Back in May, Fred Savage was fired from The Wonder Years reboot. The details at the time were vague, but most rumors seemed to point to angry, asshole-ish behavior toward members of the crew, something he had been accused of in the past.
The Hollywood Reporter, however, has spoken with a number of sources on the production of The Wonder Years, and as it turns out, it was much worse than the rumors at the time suggested. Yes, Savage could be an angry asshole to below-the-line employees on the set while being incredibly charming to the cast members — his demeanor could flip on a dime, sources say — but it went much deeper than mistreating crew members.
Savage also developed uncomfortable relationships with women on the set, including one woman much younger than him, and he was fired after a number of women complained about his behavior toward them and the unseemly behavior he displayed toward this particular young woman.
[One] crewmember acknowledges she had been uneasy about the “strangeness” of Savage’s relationship with one much younger woman working on the crew. (Savage is 46 years old and married with three children.)
This source wasn’t the only one who had become concerned. Others say at one point the young woman moved into the house Savage occupied in the artsy Cabbagetown neighborhood of Atlanta, where The Wonder Years was filming. An associate says she shared that he was buying her gifts and talking about what they would do together in the future.
… Sources say she shared that she was sometimes fearful of him when he was angry. He was “extremely controlling of her daily behaviors,” says one associate who observed their interactions. “He was manipulative and erratic.” Another crewmember says she tried to shield the younger woman from Savage, at which point “he proceeded to verbally harass me and belittle me.” This woman says she found Savage “scary” because “when he pulled me aside multiple times when he was verbally harassing me, his eyes would go dead,” but then “he flips a switch and he’s Fred Savage.”
The crewmembers who had become uneasy observing the interaction between Savage and the young woman say that ultimately, she seemed to be transformed by her interactions with Savage — no longer the bubbly person that she had been.
His behavior toward this much younger woman prompted several crew members to complain, which ultimately led to his dismissal.
Savage also developed a close relationship with another woman in her 30s, who spoke on the record. She said their relationship was initially “very platonic,” although he also bought her expensive gifts (that she declined). He lavished attention on her, met her parents, and helped her with her career. After this woman was fired — apparently not at Savage’s direction — she met up with the crew for drinks. Savage was buying shots for everyone.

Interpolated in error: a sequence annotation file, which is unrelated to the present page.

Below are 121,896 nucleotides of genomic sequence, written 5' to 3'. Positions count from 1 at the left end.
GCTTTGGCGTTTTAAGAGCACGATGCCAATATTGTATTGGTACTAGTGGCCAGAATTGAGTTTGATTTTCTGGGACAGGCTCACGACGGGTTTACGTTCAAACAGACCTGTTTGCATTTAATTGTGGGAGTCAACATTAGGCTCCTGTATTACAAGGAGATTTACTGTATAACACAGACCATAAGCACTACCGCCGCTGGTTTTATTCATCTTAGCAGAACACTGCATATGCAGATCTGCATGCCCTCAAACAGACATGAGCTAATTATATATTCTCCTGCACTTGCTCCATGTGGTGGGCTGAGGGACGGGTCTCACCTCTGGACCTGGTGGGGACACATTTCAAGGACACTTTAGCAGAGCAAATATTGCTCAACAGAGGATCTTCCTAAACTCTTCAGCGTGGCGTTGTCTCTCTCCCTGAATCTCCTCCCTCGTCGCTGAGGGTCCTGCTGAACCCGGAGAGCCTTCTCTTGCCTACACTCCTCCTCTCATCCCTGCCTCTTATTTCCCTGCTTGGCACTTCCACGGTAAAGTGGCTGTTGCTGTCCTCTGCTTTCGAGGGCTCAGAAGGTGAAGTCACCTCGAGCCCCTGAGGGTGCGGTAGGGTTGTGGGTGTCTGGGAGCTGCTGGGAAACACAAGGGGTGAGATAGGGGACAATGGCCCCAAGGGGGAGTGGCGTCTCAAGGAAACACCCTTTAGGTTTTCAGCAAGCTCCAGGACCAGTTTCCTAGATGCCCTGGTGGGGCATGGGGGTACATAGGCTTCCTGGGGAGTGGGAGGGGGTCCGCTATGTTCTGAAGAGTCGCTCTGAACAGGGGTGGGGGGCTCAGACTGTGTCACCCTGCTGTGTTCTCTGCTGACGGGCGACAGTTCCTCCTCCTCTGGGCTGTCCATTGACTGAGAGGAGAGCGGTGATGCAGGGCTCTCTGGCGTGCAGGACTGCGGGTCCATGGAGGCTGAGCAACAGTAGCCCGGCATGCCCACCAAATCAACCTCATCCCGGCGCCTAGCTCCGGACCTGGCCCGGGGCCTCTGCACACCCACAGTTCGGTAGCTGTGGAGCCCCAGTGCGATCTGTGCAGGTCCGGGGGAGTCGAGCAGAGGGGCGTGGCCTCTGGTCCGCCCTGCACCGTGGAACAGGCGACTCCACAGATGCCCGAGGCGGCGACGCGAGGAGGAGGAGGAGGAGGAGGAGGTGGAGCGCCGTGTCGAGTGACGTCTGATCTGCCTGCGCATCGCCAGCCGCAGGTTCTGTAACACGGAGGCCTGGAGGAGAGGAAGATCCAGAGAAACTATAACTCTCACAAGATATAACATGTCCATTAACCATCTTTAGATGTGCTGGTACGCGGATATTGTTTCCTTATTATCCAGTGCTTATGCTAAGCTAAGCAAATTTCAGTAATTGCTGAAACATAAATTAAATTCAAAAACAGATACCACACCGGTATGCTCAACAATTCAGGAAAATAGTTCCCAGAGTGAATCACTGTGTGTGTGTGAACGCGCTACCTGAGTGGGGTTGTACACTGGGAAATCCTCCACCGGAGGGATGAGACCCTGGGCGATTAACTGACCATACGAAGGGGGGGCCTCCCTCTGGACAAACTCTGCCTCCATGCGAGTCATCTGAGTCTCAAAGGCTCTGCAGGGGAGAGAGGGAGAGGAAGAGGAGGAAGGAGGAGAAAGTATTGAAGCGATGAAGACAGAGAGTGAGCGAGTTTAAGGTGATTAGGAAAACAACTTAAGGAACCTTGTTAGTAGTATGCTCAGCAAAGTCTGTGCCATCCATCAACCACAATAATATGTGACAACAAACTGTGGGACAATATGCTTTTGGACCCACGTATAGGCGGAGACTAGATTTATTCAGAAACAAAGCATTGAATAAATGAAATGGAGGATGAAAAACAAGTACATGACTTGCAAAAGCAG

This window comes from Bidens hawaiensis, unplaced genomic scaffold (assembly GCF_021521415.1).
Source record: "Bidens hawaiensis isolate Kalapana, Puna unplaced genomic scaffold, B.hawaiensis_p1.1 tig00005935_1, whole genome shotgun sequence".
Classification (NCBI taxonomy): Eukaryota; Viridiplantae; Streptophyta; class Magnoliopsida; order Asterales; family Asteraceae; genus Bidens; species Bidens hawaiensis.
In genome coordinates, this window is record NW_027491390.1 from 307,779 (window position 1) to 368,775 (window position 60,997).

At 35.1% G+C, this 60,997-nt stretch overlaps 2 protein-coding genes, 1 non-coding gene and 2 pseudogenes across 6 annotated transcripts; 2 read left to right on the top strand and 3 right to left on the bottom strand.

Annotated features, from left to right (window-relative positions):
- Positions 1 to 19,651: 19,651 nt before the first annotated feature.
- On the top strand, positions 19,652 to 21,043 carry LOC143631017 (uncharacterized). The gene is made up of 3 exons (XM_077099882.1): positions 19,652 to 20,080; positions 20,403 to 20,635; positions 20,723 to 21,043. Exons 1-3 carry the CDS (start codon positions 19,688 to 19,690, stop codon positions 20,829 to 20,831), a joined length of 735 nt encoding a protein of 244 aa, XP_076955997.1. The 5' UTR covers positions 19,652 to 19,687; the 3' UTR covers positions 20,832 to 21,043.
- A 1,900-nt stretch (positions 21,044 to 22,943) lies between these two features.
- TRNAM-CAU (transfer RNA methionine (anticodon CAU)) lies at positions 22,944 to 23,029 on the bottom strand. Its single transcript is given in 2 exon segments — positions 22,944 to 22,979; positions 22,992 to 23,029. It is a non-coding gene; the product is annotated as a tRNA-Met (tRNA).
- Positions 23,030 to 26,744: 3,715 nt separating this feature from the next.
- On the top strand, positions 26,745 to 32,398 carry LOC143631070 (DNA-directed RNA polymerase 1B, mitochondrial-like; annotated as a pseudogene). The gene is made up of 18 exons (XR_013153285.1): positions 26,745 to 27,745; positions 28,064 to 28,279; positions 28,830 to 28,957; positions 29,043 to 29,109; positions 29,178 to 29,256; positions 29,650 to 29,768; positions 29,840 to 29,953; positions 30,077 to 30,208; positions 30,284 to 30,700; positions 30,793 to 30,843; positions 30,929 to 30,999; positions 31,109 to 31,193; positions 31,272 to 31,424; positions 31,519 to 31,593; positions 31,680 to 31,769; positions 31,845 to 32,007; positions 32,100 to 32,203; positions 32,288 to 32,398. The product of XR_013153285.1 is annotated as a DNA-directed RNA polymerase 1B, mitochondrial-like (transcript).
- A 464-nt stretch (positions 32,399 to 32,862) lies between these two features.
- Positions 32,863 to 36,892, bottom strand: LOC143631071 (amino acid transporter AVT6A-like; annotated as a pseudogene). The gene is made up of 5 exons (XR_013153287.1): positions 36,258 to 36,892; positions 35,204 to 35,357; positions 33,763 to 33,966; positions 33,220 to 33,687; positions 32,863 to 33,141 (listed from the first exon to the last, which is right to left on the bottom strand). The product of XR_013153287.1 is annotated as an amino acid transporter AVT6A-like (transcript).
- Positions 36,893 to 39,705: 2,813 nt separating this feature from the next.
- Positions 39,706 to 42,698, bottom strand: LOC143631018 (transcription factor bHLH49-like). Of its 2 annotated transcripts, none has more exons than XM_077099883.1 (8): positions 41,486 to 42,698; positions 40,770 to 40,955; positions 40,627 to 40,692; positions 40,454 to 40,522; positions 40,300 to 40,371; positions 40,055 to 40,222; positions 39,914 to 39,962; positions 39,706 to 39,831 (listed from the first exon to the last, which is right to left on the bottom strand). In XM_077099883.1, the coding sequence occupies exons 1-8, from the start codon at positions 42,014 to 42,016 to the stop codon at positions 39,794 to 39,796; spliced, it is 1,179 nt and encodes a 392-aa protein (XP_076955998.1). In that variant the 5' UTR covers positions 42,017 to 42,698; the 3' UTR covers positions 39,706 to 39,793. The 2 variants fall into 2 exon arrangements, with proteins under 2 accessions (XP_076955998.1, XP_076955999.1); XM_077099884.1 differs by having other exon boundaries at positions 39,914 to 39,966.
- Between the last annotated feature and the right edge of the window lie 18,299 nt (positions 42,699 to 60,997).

At one point, she went to the restroom. As she was walking out of the stall, Savage entered. “I started laughing, like, `What are you doing? This is a women’s bathroom,’” she says. She says he approached her with “just like, dead eyes” and pushed her against a wall. “I said, `Please, don’t do this.’ I meant ruining the friendship. I was pleading, not from fear so much, but this was no going back.”
At that point, she says, “He put his mouth on mine very forcefully. He went for the top of my pants. I brushed him away. Then he put his mouth on mine again, grabbed my hand and pulled it on his groin area. I was pulling back. He stopped very angrily. I shoulder-checked him so I could get out.”
After she rejected his encounter, Savage left with the much younger woman described above. Weeks later, he called and left a voicemail, apologizing for acting like “a huge asshole.”
“Since I was 6 years old, I have worked on hundreds of sets with thousands of people, and have always strived to contribute to an inclusive, safe and supportive work environment,” Fred Savage said in response to the allegations. “It is devastating to learn that there are co-workers who feel I have fallen short of these goals. While there are some incidents being reported that absolutely did not and could not have happened, any one person who feels hurt or offended by my actions is one person too many. I will work to address and change any behavior that has negatively affected anyone, as nothing in this world is more important to me than being a supportive co-worker, friend, husband, father and person.”
Source: The Hollywood Reporter
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